55 Top “Get to Know You" Questions for the Workplace

By Indeed Editorial Team

Updated June 3, 2022 | Published December 12, 2019

Updated June 3, 2022

Published December 12, 2019

Related: First Impressions: Ask Informed Questions

In this video, Jenn, an Indeed Career Coach, explains how to prepare for your first day, and shares why you should ask informed questions.

Getting to know the people in your workplace can benefit you and your coworkers. While getting personal at work can sometimes be challenging, the right attitude and some proven get-to-know-you questions can get the process moving in the right direction.

In this article, we discuss the importance of questions to get to know people at work and provide examples of questions you can use for a better connection with coworkers.

Key takeaways:

  • Get-to-know-you questions are a good way to meet new people or introduce new teammates.

  • Ask thoughtful, open-ended questions to create an engaging dialogue.

  • Actively listen and remember answers, recalling them later to build rapport with coworkers.

Get-to-know-you questions help you better understand, relate to and know the people you work with. These questions can range from casual to in-depth depending on your goal with the person you are speaking to. Incorporating these kinds of questions into your workplace can act as an icebreaker for new employees, a way to bond with current employees and help boost overall job productivity among your team.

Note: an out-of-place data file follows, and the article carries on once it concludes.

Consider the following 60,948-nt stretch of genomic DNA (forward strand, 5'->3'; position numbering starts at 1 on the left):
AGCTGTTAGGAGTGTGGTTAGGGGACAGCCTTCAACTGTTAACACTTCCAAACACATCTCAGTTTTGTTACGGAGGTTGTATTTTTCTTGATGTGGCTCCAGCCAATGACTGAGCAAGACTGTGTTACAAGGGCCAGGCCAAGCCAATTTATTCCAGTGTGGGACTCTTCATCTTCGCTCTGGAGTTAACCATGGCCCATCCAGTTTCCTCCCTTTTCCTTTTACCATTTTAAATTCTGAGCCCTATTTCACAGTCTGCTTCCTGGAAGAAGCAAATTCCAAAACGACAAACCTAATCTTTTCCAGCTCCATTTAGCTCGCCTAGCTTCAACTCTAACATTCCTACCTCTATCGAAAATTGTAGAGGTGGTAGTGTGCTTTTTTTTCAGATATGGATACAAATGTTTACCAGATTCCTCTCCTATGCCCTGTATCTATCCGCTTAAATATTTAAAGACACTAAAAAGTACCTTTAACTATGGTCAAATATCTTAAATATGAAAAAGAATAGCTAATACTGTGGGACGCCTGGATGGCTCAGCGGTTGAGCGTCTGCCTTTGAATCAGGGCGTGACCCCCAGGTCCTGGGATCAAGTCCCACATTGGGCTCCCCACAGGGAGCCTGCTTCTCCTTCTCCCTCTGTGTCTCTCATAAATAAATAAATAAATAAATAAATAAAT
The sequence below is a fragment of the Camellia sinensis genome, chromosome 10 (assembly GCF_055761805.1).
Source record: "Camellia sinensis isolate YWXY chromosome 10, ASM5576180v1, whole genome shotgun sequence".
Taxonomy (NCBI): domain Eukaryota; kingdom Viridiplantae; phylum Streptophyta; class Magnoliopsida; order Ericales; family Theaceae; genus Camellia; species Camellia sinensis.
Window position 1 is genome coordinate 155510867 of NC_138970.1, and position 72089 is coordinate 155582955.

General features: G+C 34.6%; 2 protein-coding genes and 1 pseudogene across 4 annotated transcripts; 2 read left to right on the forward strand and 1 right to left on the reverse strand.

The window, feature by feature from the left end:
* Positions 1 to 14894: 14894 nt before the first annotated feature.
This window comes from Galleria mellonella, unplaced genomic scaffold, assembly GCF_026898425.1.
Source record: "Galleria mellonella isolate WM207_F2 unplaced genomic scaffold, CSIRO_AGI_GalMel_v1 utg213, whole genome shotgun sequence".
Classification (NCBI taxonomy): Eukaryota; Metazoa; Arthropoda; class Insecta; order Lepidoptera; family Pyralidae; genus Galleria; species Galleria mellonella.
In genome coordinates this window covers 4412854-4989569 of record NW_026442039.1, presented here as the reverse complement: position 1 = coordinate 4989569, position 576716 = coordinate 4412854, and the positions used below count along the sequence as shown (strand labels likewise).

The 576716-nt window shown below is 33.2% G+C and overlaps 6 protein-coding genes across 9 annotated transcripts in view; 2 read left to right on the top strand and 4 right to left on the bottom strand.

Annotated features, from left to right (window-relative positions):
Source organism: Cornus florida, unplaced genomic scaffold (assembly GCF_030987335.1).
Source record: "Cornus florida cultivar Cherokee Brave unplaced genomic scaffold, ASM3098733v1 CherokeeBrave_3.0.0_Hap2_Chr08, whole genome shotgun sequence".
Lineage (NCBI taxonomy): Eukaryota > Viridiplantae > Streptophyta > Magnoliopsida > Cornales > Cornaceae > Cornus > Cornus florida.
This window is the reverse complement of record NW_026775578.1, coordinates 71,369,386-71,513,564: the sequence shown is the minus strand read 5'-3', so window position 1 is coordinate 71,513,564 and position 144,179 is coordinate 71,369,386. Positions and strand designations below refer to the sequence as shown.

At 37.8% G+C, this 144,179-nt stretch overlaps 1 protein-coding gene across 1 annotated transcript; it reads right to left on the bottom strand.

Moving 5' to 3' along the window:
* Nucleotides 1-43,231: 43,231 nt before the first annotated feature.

Related: Communication Skills: Definitions and Examples

Why are getting-to-know-you questions important?

Asking questions shows others that you are interested and want to know more about them. Such an exchange can further your working relationship with both coworkers and employees you manage. The more interest you show in others, the more likely they are to respect and like you.

Getting to know your team members can help build trust and promote open communication between you and those you manage. While it may seem simple, showing your team members you are interested in them can benefit your team’s overall production and job satisfaction. 

Additional benefits of get-to-know-you questions in the workplace include:

  • Learning why someone is in the work position they are in

  • Discovering your team’s weaknesses and strengths

  • Increasing your employees’ overall happiness at work

  • Helping new employees feel more comfortable and part of the team

  • Building positive relationships with your coworkers or employees

  • Allowing your staff to get to know you better

  • Acting as an icebreaker for employees and managers

Related: Building Rapport: Tips and Examples

How to ask get-to-know-you questions

There are several ways and circumstances in which you can appropriately ask getting-to-know-you questions. For example, you could stop by a coworker’s workspace and start a conversation based on the photos they have on display. Have they traveled a lot? Do they have pictures of their heroes or favorite sports teams pinned on the walls? This is a good way to start a conversation because it flows naturally from elements that your coworker has already introduced.

If you are a manager, you could incorporate icebreaker questions into your weekly or monthly team meetings. Have each person answer one get-to-know-you question they've pulled from a hat. This can help open dialogue and set the tone for a more communicative and creative meeting.